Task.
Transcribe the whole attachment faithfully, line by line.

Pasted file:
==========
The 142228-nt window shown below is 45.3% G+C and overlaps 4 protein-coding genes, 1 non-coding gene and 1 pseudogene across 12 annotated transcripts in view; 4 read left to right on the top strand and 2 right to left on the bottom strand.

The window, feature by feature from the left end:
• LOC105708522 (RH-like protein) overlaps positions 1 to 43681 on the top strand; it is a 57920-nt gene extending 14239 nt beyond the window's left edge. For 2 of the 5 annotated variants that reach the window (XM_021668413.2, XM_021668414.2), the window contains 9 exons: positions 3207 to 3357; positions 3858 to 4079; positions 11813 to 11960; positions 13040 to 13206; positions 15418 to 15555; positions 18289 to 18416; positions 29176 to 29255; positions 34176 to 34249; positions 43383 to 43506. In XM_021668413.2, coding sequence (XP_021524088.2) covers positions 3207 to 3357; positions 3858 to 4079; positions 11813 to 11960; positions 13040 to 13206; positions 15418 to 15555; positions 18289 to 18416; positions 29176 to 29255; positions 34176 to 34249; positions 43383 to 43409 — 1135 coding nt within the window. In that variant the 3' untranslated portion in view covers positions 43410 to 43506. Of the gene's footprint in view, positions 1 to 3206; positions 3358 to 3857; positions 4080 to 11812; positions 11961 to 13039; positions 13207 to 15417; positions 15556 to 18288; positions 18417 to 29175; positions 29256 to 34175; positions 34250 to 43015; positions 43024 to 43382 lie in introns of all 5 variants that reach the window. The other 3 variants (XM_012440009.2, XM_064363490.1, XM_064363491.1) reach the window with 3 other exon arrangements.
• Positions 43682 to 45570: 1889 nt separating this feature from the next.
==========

The 142228-nt window shown below is 45.3% G+C and overlaps 4 protein-coding genes, 1 non-coding gene and 1 pseudogene across 12 annotated transcripts in view; 4 read left to right on the top strand and 2 right to left on the bottom strand.

The window, feature by feature from the left end:
• LOC105708522 (RH-like protein) overlaps positions 1 to 43681 on the top strand; it is a 57920-nt gene extending 14239 nt beyond the window's left edge. For 2 of the 5 annotated variants that reach the window (XM_021668413.2, XM_021668414.2), the window contains 9 exons: positions 3207 to 3357; positions 3858 to 4079; positions 11813 to 11960; positions 13040 to 13206; positions 15418 to 15555; positions 18289 to 18416; positions 29176 to 29255; positions 34176 to 34249; positions 43383 to 43506. In XM_021668413.2, coding sequence (XP_021524088.2) covers positions 3207 to 3357; positions 3858 to 4079; positions 11813 to 11960; positions 13040 to 13206; positions 15418 to 15555; positions 18289 to 18416; positions 29176 to 29255; positions 34176 to 34249; positions 43383 to 43409 — 1135 coding nt within the window. In that variant the 3' untranslated portion in view covers positions 43410 to 43506. Of the gene's footprint in view, positions 1 to 3206; positions 3358 to 3857; positions 4080 to 11812; positions 11961 to 13039; positions 13207 to 15417; positions 15556 to 18288; positions 18417 to 29175; positions 29256 to 34175; positions 34250 to 43015; positions 43024 to 43382 lie in introns of all 5 variants that reach the window. The other 3 variants (XM_012440009.2, XM_064363490.1, XM_064363491.1) reach the window with 3 other exon arrangements.
• Positions 43682 to 45570: 1889 nt separating this feature from the next.